Delivering a standout customer experience is even more critical when your fans can just as easily interact with you away from your venue as within it. The San Jose Sharks know this all too well, which is why the team is re-imagining what they want the customer experience to look like for the crowds who attend their games. And the team’s President, Jonathan Becher, is bringing in technology to play a vital role in helping personalize these experiences for fans.
The Changing Formula for Fan Happiness
“The formula for happiness used to be if the home team won, the fans left happy. It was that simple,” said Becher. “Now they want to be entertained. They demand better food, and a higher variety of food. It’s become a culinary experience. They want music within the games, as well. And so, just like software companies are learning, sports are learning it’s not just the game, it’s about the experience around the game.”
The Sharks also recognize that hockey poses a unique challenge when it comes to getting its customers to spend at an event. “There are no breaks in my sport,” Becher described. “There’s no time for people to get food or beer. There are only two intermissions. So, I do 80 percent of my in-game sales in 20 minutes.” That’s a tiny window just to deliver the basics, let alone a memorable experience.
As Strong as the Weakest Link
Because it’s a customer experience issue, many sports and entertainment businesses have considered factors like length of lines and product inventory a front-office problem and have invested in customer-facing solutions. But Becher, who joined the Sharks after leaving his role as the Chief Digital Officer at SAP, sees how SAP technology can bridge the gap between front-office and back-office challenges. To put this into practice, however, involves a mental shift within the organization.
“I will tell you that I am a bit of a contrarian thinker,” Becher said. “That is, I am trying to change the functions inside my organization so there is not the concept of sales and marketing and e-commerce, etc. I find that leads to siloed thinking where people optimize for their particular function. And we’ll end up with a weak link.”
A Chatbot With Beer Intelligence
While the Sharks are going all-in on the customer experience, technology plays a key role in each fan’s encounter with the brand. Becher gave one example of how SAP’s “intelligent enterprise” could play out in the arena:
“I have wanted to, for some time, build a little chatbot inside of my app, where someone could say ‘How do I get a microbrew fast?’ I’m going to get out of my seat and it’s going to point me to the shortest line near me.”
“A truly intelligent enterprise would then recognize that, if I ask this question again, the app has already done the work before. It shouldn’t need to go through the same process. In fact, I’m probably going to want the same thing every time I come to a game, so the app should push an alert when I walk in the building the next time that says ‘Oh, by the way, you got a microbrew five minutes after the game started last time. If you go now, I’ll give you $1 off.’ Why would it do that? It’s trying to prevent lines, change my behavior, and encourage me to not wait until the break in the game to get a beer. That’s an intelligent enterprise.” Shorter lines plus incentives equal not only increases in sales, but happier customers.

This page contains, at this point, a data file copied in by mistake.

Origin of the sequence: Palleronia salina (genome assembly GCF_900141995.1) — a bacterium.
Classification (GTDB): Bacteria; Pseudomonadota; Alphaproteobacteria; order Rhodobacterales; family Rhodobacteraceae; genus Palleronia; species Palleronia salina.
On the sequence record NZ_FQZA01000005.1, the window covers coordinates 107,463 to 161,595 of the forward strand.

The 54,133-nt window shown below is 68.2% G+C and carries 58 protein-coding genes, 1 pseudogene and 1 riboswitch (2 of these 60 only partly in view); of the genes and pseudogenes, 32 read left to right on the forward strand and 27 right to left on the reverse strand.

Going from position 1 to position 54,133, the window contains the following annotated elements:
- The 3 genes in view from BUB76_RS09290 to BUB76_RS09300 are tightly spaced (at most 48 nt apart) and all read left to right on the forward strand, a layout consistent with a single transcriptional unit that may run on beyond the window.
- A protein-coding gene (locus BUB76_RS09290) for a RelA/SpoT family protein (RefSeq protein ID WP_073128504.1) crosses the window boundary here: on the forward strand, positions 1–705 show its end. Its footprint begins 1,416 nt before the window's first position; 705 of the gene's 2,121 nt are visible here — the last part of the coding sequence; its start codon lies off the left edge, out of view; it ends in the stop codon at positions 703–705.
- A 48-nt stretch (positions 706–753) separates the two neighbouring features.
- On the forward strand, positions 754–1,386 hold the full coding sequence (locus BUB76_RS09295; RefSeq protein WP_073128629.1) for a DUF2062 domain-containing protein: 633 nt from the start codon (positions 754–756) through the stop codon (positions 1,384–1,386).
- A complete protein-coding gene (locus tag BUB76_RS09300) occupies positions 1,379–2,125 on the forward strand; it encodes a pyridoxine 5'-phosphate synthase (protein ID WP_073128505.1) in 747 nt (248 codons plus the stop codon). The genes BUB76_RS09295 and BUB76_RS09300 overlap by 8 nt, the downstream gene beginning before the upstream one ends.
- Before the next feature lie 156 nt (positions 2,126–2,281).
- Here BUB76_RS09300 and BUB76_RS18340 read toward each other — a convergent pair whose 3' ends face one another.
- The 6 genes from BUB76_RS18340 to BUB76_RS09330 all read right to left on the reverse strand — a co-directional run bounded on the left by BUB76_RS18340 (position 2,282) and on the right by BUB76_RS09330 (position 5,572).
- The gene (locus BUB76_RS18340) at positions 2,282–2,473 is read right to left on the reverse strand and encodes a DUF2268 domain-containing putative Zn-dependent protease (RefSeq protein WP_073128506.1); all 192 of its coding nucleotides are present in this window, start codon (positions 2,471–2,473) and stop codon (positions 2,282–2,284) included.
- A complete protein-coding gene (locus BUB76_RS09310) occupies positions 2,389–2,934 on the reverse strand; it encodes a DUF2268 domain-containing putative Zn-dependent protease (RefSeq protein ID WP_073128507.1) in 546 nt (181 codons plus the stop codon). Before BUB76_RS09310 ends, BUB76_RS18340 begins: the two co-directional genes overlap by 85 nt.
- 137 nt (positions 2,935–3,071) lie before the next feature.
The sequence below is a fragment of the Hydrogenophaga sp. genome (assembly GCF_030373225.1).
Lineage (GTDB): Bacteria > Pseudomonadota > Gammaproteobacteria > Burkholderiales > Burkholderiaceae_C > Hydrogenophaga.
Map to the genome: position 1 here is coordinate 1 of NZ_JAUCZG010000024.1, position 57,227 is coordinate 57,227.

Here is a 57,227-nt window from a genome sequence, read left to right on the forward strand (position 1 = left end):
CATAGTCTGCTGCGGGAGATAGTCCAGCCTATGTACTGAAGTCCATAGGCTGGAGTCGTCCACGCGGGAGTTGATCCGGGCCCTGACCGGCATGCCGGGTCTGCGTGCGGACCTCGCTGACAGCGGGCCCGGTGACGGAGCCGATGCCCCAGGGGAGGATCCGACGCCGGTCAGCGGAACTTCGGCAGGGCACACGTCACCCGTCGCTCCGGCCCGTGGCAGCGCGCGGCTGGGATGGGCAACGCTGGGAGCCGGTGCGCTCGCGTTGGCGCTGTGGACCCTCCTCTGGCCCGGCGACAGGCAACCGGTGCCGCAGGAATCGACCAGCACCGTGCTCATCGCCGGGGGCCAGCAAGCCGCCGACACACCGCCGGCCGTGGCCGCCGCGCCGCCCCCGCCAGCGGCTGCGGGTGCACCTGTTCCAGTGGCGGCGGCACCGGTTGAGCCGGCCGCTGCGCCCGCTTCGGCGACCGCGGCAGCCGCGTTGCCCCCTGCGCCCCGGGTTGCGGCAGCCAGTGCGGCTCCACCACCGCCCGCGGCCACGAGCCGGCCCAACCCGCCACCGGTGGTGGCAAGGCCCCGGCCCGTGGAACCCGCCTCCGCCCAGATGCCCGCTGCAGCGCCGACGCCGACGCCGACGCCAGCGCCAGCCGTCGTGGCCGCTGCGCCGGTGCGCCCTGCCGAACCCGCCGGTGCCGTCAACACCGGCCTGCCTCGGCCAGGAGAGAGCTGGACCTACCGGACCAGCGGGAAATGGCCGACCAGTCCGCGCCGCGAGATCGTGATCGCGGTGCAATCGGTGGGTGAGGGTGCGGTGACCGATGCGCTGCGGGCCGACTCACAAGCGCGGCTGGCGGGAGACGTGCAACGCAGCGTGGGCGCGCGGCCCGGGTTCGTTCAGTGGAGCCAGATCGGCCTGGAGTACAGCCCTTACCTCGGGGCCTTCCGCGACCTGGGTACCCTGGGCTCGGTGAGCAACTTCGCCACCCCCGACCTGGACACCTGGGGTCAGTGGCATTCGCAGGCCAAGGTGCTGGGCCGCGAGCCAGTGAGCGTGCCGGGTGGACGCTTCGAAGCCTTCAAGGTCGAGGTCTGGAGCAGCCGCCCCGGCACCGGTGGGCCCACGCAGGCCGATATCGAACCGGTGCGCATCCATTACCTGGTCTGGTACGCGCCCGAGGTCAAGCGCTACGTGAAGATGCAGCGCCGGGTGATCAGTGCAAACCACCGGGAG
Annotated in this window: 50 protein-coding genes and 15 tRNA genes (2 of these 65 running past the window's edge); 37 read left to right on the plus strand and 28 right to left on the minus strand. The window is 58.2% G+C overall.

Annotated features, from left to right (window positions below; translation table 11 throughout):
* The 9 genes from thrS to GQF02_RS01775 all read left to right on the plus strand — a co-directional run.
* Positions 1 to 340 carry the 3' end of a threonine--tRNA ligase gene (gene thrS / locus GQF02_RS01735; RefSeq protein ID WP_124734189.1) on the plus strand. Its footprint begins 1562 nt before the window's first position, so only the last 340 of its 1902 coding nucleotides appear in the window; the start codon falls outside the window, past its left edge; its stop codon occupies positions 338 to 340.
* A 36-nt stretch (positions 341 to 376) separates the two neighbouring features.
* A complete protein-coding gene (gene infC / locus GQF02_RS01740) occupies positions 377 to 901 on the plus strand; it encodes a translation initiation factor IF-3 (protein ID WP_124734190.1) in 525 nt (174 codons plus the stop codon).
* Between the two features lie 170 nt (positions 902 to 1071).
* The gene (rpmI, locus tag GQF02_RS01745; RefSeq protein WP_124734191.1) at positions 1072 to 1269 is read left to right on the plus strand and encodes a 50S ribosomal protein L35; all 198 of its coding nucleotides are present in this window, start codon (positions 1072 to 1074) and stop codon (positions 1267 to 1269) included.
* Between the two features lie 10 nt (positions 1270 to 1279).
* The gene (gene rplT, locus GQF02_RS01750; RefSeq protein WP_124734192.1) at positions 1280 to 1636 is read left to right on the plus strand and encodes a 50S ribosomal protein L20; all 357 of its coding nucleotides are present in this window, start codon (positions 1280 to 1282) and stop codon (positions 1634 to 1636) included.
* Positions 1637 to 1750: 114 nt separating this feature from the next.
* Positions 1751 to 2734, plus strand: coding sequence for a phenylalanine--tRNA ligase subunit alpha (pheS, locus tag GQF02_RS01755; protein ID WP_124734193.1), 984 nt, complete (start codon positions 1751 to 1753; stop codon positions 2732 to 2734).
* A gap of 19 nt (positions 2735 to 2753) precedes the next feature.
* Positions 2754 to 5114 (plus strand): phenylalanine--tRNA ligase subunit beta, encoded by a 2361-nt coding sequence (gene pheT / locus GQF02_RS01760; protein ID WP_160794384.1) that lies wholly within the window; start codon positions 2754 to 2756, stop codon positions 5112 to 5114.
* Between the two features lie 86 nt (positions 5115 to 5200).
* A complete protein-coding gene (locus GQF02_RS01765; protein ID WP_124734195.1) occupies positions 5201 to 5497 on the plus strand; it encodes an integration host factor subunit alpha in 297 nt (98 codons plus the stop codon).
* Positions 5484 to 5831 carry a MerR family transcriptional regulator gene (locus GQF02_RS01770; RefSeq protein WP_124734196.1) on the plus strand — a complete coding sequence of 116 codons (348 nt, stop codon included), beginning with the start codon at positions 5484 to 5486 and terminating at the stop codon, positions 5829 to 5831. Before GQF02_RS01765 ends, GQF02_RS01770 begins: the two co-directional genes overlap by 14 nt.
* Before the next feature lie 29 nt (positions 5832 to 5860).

Putting SAP Technology Into the Game
SAP Leonardo, through its focus on solving specific business challenges with help from emerging technologies, is a perfect solution for the Sharks to draw from. Becher’s prior experience with SAP means that he knows each product within the SAP suite has its own role to play. “We don’t really believe in big bang launches. So, I will not pretend that I am using every function [within each SAP product] for every one of these things,” explained Becher. “I’m using a little piece here and there. As we tackle problems, we can just pull together the right technology and go.”
On and Off the Ice
No doubt, Becher’s experience working for SAP has shaped his understanding of how customers interact with the Sharks, both inside and outside the arena. The Sharks realize that a true end-to-end experience starts when the customer leaves their house or office to travel to the arena, and it ends when they arrive safely wherever they want to go after the game. This type of thinking helps the Sharks identify how to best use technology to support every possible interaction with customers.
If you’re using SAP technology, you can apply this model, too. Ask yourself: How can the technology within your own customer experience help change behavior in the same way Becher is envisioning how chatbots increasing sales outside of peak times? These are the questions facing not just CIOs, but marketing managers, sales managers, and all types of roles. Solving problems as an entire company, and not within siloed functions, can help you keep your customer experience from being put on ice.
To hear more stories like this one from the San Jose Sharks, reserve your spot at the, our newest event for retailers, consumer products and services companies, and wholesalers.